I recorded the song, put it up on youtube, and soon received messages from people all around the world about how the song empowered them to face their bullies. The most impactful comment was from a 15 year old girl in the Philippines who told me she found the song while contemplating suicide for the second time due to chronic bullying, and that my song saved her life. It was at that moment that I understood I had the talent, just like Lady Gaga with "Born This Way," and Taylor Swift with "Mean," to change someone's life with my music! It was an incredible feeling and I knew then that writing and performing music was going to be my career.

"Don't Let Them In," went on to win the Seventeen Magazine & Secret Deodorant Mean Stinks Contest, the Abercrombie & Fitch Anti-bullying $10,000 Scholarship, the Lincoln Center Art Propels the World Contest, and the ElfenWorks Campus MovieFest Social Justice Music Award. Three other of my songs, that eventually ended up on my first EP "Helium," gained me acceptance into the National YoungArts Foundation in the Singer-Songwriter category. National YoungArts is a foundation of established, professional artists that mentors talented teens aspiring to a career in the arts, and include notable mentors such as Robert Redford, Josh Groban, Nikki Minaj, and Mikhail Baryshnikov.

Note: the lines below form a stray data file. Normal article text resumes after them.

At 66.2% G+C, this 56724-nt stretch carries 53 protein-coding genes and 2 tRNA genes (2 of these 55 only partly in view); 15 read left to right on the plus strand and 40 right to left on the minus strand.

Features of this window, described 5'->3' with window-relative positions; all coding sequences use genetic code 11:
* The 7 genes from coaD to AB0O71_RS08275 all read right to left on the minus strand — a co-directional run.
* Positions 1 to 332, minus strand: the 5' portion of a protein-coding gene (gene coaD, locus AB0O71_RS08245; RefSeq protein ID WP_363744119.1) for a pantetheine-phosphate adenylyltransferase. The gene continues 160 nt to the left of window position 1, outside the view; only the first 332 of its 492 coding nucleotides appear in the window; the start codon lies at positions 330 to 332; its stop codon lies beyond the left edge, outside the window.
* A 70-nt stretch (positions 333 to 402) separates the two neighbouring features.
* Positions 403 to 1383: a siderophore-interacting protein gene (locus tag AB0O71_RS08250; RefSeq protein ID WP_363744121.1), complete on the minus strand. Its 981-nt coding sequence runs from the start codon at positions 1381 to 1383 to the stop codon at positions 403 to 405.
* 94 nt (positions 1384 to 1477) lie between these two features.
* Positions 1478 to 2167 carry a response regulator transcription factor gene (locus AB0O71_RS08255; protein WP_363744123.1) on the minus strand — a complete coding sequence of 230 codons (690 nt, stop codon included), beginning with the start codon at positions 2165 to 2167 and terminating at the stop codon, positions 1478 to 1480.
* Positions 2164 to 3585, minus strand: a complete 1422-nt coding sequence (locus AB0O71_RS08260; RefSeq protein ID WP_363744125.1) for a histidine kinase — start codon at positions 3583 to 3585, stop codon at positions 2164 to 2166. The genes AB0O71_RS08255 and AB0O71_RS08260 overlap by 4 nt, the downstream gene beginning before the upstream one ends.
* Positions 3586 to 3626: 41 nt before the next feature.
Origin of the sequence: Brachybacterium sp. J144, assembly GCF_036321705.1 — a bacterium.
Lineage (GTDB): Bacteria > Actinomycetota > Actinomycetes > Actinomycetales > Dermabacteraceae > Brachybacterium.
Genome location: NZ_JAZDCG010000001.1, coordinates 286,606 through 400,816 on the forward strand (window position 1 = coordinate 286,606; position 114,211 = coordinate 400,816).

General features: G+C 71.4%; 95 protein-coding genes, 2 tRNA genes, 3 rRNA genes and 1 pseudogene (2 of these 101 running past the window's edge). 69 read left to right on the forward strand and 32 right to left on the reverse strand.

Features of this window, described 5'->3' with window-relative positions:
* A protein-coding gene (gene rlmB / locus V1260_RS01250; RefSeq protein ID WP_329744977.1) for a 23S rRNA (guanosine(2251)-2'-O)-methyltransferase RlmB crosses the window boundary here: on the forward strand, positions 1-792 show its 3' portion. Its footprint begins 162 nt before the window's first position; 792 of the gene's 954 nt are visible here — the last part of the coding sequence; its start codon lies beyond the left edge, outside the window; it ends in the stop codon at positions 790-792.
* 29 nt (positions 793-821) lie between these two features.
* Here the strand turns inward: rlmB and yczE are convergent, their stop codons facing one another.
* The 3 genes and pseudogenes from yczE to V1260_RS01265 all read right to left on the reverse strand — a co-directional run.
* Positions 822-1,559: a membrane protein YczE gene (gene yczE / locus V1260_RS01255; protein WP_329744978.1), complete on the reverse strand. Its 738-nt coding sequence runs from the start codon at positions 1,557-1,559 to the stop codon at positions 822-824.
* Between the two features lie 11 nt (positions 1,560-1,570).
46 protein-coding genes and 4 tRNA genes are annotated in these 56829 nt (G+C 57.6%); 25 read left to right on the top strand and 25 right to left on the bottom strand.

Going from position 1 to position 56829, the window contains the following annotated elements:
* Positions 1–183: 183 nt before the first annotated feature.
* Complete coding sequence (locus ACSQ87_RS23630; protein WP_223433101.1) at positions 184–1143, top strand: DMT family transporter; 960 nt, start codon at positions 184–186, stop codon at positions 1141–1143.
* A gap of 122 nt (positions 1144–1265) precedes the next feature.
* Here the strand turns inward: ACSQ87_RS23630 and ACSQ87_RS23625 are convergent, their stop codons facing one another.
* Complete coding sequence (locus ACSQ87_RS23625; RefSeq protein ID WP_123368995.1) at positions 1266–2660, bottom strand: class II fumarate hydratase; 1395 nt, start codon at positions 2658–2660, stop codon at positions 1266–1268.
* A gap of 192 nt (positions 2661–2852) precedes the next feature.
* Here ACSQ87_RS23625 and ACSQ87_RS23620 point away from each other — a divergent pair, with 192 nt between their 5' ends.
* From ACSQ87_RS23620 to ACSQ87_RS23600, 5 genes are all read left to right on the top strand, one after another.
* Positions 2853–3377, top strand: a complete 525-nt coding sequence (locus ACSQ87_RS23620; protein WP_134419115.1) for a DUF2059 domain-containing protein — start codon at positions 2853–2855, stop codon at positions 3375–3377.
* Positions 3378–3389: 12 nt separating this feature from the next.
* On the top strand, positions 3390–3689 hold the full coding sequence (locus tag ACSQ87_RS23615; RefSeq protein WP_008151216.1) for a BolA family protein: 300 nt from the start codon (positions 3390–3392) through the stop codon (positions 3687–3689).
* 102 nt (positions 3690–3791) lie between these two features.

These accolades and recognitions helped reinforce my belief in my own talent, and drove me to want to learn even more about music composition for all genres of music. It also helped convince my parents to allow me to major in Music. I attended the music conservatory at Rutgers Mason Gross School of the Arts, where I double majored in Music Education and Music Composition. There I developed my knowledge of theory and arranging, which helped me not only write all the songs on my new album, but self-produce and arrange it as well!

MM: What was the first instrument that you learned to play? Do you have a favorite?

KE: The first instrument I took lessons on was piano at 4 years old, but quit at about 6 years old due to the lack of Disney songs in my teacher's repertoire. I picked it back up at 8 years old, but again became disinterested. Wanting some accompaniment for my constant singing around the house, my mom got me lessons on guitar at 10 from a local high school student. He did a great job of teaching me chords quickly and showed me a website where I could find the chords to any pop song I wanted. From that moment on, I practiced constantly, however, I was extremely hesitant to perform in front of anyone outside my family. It took a lot of pushing for me to start busking at an ice cream store down the shore when I was 13. As my confidence started to build from the crowds reaction each night, so did my guitar skills, which is why my preferred instrument to play out with is guitar.

Once I took the music writing course at my high school, my parents couldn't pull me away from the piano or guitar. They would joke that from the time I got through the door to when they heard music playing was never more than 30 seconds!

MM: When did you first start writing music and lyrics? Are you inspired more from your personal life or by friends? Or both?